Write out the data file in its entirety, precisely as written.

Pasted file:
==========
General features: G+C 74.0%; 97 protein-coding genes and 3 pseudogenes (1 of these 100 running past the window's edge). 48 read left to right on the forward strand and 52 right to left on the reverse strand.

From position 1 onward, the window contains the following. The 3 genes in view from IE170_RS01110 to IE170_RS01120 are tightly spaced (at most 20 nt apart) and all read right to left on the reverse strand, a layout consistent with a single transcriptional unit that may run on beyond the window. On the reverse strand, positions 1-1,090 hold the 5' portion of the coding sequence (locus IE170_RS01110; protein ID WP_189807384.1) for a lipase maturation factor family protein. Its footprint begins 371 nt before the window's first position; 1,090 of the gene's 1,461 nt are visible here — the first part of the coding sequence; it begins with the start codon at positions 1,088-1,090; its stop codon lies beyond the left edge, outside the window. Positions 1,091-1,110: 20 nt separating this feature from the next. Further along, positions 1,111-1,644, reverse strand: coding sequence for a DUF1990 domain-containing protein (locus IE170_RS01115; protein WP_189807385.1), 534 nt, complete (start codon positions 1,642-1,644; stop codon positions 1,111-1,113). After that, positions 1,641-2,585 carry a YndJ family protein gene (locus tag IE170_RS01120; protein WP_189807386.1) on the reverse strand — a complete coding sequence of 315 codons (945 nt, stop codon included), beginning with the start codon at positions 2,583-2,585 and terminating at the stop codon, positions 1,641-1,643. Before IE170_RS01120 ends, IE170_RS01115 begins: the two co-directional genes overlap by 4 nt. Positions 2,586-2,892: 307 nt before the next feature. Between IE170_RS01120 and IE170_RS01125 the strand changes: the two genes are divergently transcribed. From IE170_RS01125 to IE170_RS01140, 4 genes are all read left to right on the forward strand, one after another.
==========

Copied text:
General features: G+C 74.0%; 97 protein-coding genes and 3 pseudogenes (1 of these 100 running past the window's edge). 48 read left to right on the forward strand and 52 right to left on the reverse strand.

From position 1 onward, the window contains the following. The 3 genes in view from IE170_RS01110 to IE170_RS01120 are tightly spaced (at most 20 nt apart) and all read right to left on the reverse strand, a layout consistent with a single transcriptional unit that may run on beyond the window. On the reverse strand, positions 1-1,090 hold the 5' portion of the coding sequence (locus IE170_RS01110; protein ID WP_189807384.1) for a lipase maturation factor family protein. Its footprint begins 371 nt before the window's first position; 1,090 of the gene's 1,461 nt are visible here — the first part of the coding sequence; it begins with the start codon at positions 1,088-1,090; its stop codon lies beyond the left edge, outside the window. Positions 1,091-1,110: 20 nt separating this feature from the next. Further along, positions 1,111-1,644, reverse strand: coding sequence for a DUF1990 domain-containing protein (locus IE170_RS01115; protein WP_189807385.1), 534 nt, complete (start codon positions 1,642-1,644; stop codon positions 1,111-1,113). After that, positions 1,641-2,585 carry a YndJ family protein gene (locus tag IE170_RS01120; protein WP_189807386.1) on the reverse strand — a complete coding sequence of 315 codons (945 nt, stop codon included), beginning with the start codon at positions 2,583-2,585 and terminating at the stop codon, positions 1,641-1,643. Before IE170_RS01120 ends, IE170_RS01115 begins: the two co-directional genes overlap by 4 nt. Positions 2,586-2,892: 307 nt before the next feature. Between IE170_RS01120 and IE170_RS01125 the strand changes: the two genes are divergently transcribed. From IE170_RS01125 to IE170_RS01140, 4 genes are all read left to right on the forward strand, one after another.